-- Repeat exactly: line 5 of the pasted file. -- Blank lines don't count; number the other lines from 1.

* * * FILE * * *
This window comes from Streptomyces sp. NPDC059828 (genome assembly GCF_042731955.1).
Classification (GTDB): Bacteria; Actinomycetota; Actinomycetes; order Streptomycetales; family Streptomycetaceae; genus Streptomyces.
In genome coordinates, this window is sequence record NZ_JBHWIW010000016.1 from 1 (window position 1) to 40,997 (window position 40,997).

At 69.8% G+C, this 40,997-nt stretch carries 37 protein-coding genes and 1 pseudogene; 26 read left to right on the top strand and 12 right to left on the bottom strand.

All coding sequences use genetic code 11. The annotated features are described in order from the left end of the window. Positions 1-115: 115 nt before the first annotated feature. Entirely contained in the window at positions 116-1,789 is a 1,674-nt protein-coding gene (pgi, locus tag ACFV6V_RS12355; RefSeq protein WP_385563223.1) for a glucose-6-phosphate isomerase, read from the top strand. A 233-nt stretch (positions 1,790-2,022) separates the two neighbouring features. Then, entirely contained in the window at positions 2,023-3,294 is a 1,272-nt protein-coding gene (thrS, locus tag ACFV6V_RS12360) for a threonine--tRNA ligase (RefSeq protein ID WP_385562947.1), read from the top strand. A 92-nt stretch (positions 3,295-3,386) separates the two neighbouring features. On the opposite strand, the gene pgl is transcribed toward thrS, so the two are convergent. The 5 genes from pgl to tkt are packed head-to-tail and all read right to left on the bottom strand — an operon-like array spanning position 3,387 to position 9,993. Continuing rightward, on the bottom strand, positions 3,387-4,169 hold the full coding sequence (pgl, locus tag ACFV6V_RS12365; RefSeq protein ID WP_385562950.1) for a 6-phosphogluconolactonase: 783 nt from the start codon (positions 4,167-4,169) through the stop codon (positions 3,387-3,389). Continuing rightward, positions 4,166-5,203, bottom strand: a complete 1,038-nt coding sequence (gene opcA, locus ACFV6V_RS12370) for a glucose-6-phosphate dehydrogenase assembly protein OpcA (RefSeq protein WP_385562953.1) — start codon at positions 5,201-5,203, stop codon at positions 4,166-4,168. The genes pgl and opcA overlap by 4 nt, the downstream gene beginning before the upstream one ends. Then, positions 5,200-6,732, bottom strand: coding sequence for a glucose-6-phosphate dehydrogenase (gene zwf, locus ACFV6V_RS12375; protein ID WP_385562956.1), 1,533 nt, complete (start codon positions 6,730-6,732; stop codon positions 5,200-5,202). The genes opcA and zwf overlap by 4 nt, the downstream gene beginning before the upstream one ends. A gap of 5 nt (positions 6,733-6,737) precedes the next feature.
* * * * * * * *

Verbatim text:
All coding sequences use genetic code 11. The annotated features are described in order from the left end of the window. Positions 1-115: 115 nt before the first annotated feature. Entirely contained in the window at positions 116-1,789 is a 1,674-nt protein-coding gene (pgi, locus tag ACFV6V_RS12355; RefSeq protein WP_385563223.1) for a glucose-6-phosphate isomerase, read from the top strand. A 233-nt stretch (positions 1,790-2,022) separates the two neighbouring features. Then, entirely contained in the window at positions 2,023-3,294 is a 1,272-nt protein-coding gene (thrS, locus tag ACFV6V_RS12360) for a threonine--tRNA ligase (RefSeq protein ID WP_385562947.1), read from the top strand. A 92-nt stretch (positions 3,295-3,386) separates the two neighbouring features. On the opposite strand, the gene pgl is transcribed toward thrS, so the two are convergent. The 5 genes from pgl to tkt are packed head-to-tail and all read right to left on the bottom strand — an operon-like array spanning position 3,387 to position 9,993. Continuing rightward, on the bottom strand, positions 3,387-4,169 hold the full coding sequence (pgl, locus tag ACFV6V_RS12365; RefSeq protein ID WP_385562950.1) for a 6-phosphogluconolactonase: 783 nt from the start codon (positions 4,167-4,169) through the stop codon (positions 3,387-3,389). Continuing rightward, positions 4,166-5,203, bottom strand: a complete 1,038-nt coding sequence (gene opcA, locus ACFV6V_RS12370) for a glucose-6-phosphate dehydrogenase assembly protein OpcA (RefSeq protein WP_385562953.1) — start codon at positions 5,201-5,203, stop codon at positions 4,166-4,168. The genes pgl and opcA overlap by 4 nt, the downstream gene beginning before the upstream one ends. Then, positions 5,200-6,732, bottom strand: coding sequence for a glucose-6-phosphate dehydrogenase (gene zwf, locus ACFV6V_RS12375; protein ID WP_385562956.1), 1,533 nt, complete (start codon positions 6,730-6,732; stop codon positions 5,200-5,202). The genes opcA and zwf overlap by 4 nt, the downstream gene beginning before the upstream one ends. A gap of 5 nt (positions 6,733-6,737) precedes the next feature.